Days passed and the kidnappers sent taped messages from Herrema pleading for his life. The intervention of a Capuchin monk as a mediator proved fruitless. Gallagher asked for Phil Flynn – a trade union leader and Sinn Féin member at the time – to be brought in as an alternative mediator and while Gallagher began to lower his demands – the Government were steadfast but no closer to finding Herrema. Gallagher & Coyle had moved hideouts – this time to a council house in Monasterevin, Co. Kildare, which was itself searched by Gárdaí but the occupants were tipped off and the kidnappers hid with Herrema in the attic undisturbed. But 1410 St Evin’s Park was to be scene of the final act in this drama when the controversial questioning of accomplices by the Gárdaí exposed the location. 18 days into the kidnapping, a dawn raid on the house failed to release Herrema and thus began the Siege of Monasterevin.

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For a further 18 days, Ireland’s and the World’s press gathered. The Siege of Monasterevin was headline news every day. But behind the scenes what negotiations were going on to bring this dramatic standoff to an end after 36 days? – The longest and most dramatic kidnapping in Irish History.

The pair must have begun to suspect that there was something unusual about their captive shortly into the 36-day odyssey. For the first 14 days of the ordeal he had no idea where he was, confined to a tiny room in a house, in stinking conditions, feet and hands tied, cotton wool pushed into his ears.

Today Herrema is baffled, even irritated, that interviewers consistently overlook this part. “You all start by asking me about the period in Monasterevin . . . But the other part before, nobody talks about it, and that part was even worse for me. I didn’t know where we were. I didn’t even know how many were in the car that took me there.”

Once at St Evin’s Park in Monasterevin, by contrast, surrounded by armoured cars, searchlights, snipers and the hotshots of world media, he knew exactly where he was and what he had to do.

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He set out to create calm, to humanize himself in his kidnappers’ eyes. His eldest son was about the same age as Gallagher. Coyle, he noted, listened to the conversations but never spoke. “For me that was an indication: be careful with her. As long as I can get them talking I learn something. But she didn’t talk at all. I could never reach her.”

The coping mechanisms that seemed second nature to him, a man for whom mental challenges were almost a sport, must have seemed odd to his kidnappers. “When the night is over and you have nothing to eat, you have nothing to do. That is very important to understand, because all you have then is the waiting. You cannot tolerate that all day. So you try to make the day.”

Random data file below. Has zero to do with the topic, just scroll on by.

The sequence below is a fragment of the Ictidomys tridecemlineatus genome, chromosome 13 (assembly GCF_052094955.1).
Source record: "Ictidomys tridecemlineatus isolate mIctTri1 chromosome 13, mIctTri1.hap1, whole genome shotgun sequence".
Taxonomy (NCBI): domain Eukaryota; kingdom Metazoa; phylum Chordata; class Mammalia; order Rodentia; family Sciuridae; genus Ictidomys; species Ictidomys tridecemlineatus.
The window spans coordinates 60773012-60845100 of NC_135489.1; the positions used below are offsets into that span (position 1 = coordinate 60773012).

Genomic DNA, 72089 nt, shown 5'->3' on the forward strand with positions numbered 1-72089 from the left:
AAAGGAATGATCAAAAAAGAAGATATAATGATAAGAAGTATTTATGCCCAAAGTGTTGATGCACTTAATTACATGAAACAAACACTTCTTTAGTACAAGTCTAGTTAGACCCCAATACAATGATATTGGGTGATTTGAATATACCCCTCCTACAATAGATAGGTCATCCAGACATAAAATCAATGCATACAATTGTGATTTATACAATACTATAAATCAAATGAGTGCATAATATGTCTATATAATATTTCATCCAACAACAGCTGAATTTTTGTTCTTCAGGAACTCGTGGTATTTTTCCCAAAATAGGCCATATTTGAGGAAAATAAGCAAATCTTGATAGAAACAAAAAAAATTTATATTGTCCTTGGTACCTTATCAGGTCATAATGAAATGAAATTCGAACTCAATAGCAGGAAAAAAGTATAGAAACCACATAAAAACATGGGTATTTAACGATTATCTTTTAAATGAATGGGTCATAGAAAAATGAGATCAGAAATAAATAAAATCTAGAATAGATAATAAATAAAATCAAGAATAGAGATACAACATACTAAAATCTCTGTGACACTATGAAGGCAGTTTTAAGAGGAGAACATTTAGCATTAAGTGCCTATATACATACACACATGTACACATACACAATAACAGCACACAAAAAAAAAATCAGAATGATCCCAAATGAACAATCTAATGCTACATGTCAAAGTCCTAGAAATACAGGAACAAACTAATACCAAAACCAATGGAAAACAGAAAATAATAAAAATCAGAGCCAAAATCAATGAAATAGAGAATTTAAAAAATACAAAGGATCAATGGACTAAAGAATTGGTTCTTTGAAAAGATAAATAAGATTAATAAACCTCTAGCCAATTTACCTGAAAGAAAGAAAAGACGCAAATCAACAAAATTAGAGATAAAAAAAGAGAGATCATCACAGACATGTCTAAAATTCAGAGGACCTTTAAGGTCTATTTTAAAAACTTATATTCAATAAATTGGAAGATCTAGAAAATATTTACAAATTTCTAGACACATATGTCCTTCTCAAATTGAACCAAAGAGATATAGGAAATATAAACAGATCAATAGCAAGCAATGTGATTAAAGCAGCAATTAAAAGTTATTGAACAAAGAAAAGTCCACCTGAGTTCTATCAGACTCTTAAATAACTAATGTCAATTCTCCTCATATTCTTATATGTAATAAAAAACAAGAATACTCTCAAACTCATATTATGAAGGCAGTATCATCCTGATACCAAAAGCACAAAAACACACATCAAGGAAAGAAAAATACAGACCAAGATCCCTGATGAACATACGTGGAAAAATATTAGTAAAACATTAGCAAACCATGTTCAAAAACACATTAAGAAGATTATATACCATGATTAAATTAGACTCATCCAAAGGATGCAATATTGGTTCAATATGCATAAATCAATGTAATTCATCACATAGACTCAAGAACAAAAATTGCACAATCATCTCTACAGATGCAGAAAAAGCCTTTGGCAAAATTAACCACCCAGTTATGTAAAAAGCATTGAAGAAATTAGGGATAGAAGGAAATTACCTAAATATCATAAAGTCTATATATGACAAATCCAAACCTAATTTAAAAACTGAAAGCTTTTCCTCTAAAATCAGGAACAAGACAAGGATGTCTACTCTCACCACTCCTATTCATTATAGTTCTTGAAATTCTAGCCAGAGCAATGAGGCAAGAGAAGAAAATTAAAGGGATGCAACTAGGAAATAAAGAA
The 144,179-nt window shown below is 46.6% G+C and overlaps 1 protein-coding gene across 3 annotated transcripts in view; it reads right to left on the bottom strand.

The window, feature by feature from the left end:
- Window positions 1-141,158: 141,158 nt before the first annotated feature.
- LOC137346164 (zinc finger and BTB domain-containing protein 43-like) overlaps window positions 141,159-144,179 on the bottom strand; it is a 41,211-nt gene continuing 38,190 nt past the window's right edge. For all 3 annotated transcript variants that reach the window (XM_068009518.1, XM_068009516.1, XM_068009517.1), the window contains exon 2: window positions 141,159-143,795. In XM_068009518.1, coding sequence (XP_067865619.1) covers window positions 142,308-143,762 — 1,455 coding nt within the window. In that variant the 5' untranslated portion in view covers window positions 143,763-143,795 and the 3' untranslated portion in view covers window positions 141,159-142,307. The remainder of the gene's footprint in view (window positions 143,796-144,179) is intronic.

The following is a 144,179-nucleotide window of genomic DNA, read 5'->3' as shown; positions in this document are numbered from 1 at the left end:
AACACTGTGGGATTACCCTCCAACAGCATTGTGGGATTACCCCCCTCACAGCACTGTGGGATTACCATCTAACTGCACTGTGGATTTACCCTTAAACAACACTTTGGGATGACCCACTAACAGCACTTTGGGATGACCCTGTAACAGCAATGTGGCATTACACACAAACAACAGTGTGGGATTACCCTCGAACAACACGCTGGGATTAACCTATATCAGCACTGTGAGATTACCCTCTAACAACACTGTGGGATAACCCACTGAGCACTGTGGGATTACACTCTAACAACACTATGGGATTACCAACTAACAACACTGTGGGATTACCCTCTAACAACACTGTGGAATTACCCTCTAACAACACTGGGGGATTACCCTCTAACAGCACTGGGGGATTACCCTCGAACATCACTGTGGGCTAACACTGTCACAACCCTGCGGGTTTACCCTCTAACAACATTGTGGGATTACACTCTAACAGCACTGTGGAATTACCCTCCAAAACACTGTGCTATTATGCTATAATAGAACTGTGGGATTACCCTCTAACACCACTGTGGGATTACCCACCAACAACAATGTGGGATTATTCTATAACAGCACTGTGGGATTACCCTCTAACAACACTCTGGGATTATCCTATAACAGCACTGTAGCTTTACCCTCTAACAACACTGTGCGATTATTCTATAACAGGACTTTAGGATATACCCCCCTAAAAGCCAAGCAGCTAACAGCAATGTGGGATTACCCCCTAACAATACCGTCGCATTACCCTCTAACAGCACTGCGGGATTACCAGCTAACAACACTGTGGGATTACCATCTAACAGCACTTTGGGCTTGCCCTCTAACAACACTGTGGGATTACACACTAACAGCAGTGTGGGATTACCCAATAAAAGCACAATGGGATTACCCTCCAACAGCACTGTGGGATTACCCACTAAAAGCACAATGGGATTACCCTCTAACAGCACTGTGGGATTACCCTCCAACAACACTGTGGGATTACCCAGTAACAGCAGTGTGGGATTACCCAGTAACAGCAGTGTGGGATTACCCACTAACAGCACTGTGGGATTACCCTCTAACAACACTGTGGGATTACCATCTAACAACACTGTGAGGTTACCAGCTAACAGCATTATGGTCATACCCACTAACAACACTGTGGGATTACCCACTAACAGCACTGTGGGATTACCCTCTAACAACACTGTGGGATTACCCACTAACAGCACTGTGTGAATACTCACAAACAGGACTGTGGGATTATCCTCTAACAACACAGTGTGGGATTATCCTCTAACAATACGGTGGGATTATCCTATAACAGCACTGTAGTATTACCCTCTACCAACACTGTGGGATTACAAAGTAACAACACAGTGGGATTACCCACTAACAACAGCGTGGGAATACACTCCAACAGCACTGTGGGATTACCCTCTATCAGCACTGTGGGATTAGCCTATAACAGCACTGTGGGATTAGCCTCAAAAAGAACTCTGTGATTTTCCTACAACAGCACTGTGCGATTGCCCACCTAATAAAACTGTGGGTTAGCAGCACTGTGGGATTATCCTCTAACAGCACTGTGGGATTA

What Gallagher and Coyle didn’t realize is that Dr Herrema had been a Dutch resisttance fighter during WWII.

He was in his early 20s when the Nazis arrested him. He was sent to Prague where he was brutally interrogated after that  he was transported to Ratibor – now the Polish town of Racibórz.

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Where about half of his fellow prisoners were shot, some under 14 years of age. Even after he was freed by the soviet troops he still had to walk 500 KM to be transferred to the US troops. Needless to say he was made out of sturdy stuff.

After several days without food or water they began to accept supplies – as well as underpants and a chamber pot – hoisted up in a shopping basket. On day 18 Gallagher claimed to be getting severe headaches and neck cramps, which Herrema took as a sign that he was seeking a way out. Soon afterwards the kidnappers threw their guns out of a window and surrendered.

It was on this day 41 years ago November 7 1975, Dr Herrema was released.

Coyle was sentenced to 15 years, of which she served nine. Gallagher served 14 years of his 20-year sentence. In 1978 Gallagher and Dugdale became the first convicted prisoners in the State’s history to be married behind bars.

 

Donation

I am passionate about my site and I know a you all like reading my blogs. I have been doing this at no cost and will continue to do so. All I ask is for a voluntary donation of €2 ,however if you are not in a position to do so I can fully understand, maybe next time then. Thanks To donate click on the credit/debit card icon of the card you will use. If you want to donate more then €2 just add a higher number in the box left from the paypal link. Many thanks

€2.00